Monday, December 30, 2013

Mimicking the Masters- Piet Mondrian

To kick off my afternoon class which focused on famous artworks from the 20th century, we studied Piet Mondrian. After viewing lots of his artwork (and seeing his influence on pop culture with the Partridge Family bus) the kids set to work drawing a minimum of 4 vertical lines, 4 horizontal lines, and 3-5 partial lines either direction, first with a pencil then just beside their lead line they drew another line this time with sharpie. This left double lines that they'd later paint in.

Then in true Mondrian fashion we painted with only primary colors.

Lastly they made their black lines thinker with paint, filling in those gaps we left earlier.

Several of them said that this was a lot harder than it looked! 


Mimicking the Masters- illuminated letters

Winter class ideas began brewing last Summer but I didn't want to do a winter theme. Themes and I don't get along. I was the only elementary teacher who didn't decorate her class in apples, gingham western or other verious "cutesy" crap.

I decided on studying old and new works of art and came up with Mimicking the Masters class. Parents that signed their kid/kids up early received stocking stuffer which was a paintbrush and a poem I wrote.

My morning crew studied pretwentieth century art and went back 500+ years with illuminated lettering. Back before the printing press books were hand written and it became popular to have the first letter of a chapter decorated with patterns, scenery, animals or other fanciful things. After looking at real life examples in some books I had and borrowed from my mom (my favorite of which being one from her old family Bible) the girls practiced drawing different styles of letters then chose and designed their initial. 

We transferred their sketch to canvas with transfer paper. Then painted masking fluid around our letter to create a temporary barrier for when we would later watercolor.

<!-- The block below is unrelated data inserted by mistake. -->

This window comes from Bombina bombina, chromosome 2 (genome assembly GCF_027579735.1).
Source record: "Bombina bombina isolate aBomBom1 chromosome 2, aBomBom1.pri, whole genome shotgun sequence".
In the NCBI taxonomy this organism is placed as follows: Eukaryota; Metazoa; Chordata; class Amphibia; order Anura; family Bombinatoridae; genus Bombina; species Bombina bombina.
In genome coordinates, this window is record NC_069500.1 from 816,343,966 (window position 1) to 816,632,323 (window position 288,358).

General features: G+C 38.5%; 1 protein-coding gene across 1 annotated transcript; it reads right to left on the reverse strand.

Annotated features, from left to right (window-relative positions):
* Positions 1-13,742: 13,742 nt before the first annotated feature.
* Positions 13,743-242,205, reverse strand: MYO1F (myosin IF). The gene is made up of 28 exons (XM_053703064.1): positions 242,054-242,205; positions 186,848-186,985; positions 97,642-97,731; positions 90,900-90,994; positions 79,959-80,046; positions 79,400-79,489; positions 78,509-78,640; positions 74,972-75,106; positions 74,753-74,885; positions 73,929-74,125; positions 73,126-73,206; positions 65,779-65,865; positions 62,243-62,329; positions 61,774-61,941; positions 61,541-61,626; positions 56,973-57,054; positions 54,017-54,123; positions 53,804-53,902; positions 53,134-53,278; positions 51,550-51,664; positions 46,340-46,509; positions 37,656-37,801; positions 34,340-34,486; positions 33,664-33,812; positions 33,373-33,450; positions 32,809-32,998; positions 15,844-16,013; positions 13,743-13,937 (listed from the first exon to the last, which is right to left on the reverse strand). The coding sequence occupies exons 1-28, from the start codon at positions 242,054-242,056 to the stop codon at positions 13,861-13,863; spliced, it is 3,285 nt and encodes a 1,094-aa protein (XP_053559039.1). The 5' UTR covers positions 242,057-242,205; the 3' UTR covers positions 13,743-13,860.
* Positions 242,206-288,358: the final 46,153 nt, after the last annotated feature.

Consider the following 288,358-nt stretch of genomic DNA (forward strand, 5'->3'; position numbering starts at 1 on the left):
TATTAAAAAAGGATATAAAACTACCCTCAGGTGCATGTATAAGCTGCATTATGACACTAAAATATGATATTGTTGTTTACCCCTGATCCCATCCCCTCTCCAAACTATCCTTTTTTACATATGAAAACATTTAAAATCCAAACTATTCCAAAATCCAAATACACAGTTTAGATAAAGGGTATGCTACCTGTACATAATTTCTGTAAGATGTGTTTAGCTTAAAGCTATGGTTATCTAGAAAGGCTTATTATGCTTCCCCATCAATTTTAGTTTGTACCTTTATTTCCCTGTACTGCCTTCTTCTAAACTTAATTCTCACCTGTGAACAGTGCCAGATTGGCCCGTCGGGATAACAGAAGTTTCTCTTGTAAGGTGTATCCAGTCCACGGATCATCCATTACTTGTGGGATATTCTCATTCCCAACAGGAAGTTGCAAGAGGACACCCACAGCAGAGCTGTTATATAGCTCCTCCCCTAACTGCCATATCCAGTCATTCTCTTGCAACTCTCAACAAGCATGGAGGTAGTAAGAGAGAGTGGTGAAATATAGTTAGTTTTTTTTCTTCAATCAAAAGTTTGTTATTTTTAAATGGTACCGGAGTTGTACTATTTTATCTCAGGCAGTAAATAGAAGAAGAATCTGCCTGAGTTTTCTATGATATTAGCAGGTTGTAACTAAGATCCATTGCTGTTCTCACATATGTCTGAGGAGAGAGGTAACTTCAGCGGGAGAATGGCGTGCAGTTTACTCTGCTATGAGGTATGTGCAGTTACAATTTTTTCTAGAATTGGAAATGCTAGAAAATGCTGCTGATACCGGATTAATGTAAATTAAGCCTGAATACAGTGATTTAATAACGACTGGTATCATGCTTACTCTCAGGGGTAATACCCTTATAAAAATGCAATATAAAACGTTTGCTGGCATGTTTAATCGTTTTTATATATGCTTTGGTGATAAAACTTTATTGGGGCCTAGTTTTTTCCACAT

Used oil pastels to decorate their initial.

And water colored! The oil pastels resist the water color paint and show up really boldly.

After drying they pealed the masking fluid off.

And voila! 

Saturday, December 28, 2013

Preparing for Warhol + lesson learned

As a former elementary teacher I am a big believer that the key to success is preparation. I always do a ton of researching (ahem pinning and blog hopping) and practicing the painting before I ever do a project with kids and I always have an example of what they will be creating. So to prepare for Warhol I used Transfer Paper (I'll explained in the Warhol post) and traced a picture of my sweet baby boy's face onto a canvas. Then went over my lines with sharpie.

Next I busted out the neon paint and neon paint pens. Have to admit, painting with a 20 month old and being 7 months pregnant is not for the faint at heart! 

And here is where we come to the lesson I learned. Tis' best to pick the face color FIRST and not last.... My poor child looks like Violet Beauregard from Willy Wonka and the Chocolate Factory!! I've got a blueberry for a son!!!! 

Bless his heart. He'll never forgive me....

Wednesday, December 25, 2013

Christmas Classes- folk art trees, nativities & nutcrackers

The Christmas break didn't allow many week days free before Christmas (and maybe since I'm selfish because didn't want to give up my Saturdays) I decided to only do a home school group this Christmas and three willing participants made their way out to my humble abode :)

Over the 3 days we not only had a huge winter storm come through blanketing the countryside with snow & ice for nearly a week but we created some beautiful paintings.

The first day (which got delayed due to icy roads) we made Folk Art Christmas Trees. I came across artist Jenny Murphey on Pinterest and adored her Christmas trees. Check out her website here 
Before class started I used painters tape to make the shape of a Christmas tree and when the girls came I had them paint the background black. After that they drew lines for ribbon and circles (or bullseyes as they thought they looked like) for ornaments. 

Using paint pens they colored their ornaments then used various green acrylics to paint their trees. 

Lastly, once the tree dried we used a black sharpie to go back over our lines. Sadly this is the only picture I have of their incredible trees :'(

The second day (which was not delayed although there was still plenty of snow on the ground) we tapped in to the true meaning of Christmas and made nativity silhouettes.

 I love how these turned out :)

The last day we got nutty and made funky nutcrackers inspired by Alisa Burke's blog post here. We began by checking out some real nutcrackers a friend of mine let me borrow, who happen to play "Clara" in a nutcracker production a few years ago, much to my dismay though I could not convince her to put her ballerina gear and give us a live rendition....sigh.

We sketched the nutcrackers facial features, hat design & clothes. Then drew on our preprimed 2x4. 

Either using paint pen or paint whichever they were more comfortable with, they gave their nutty new friend some color.

Lastly, I glued on their choice of pompom or feather.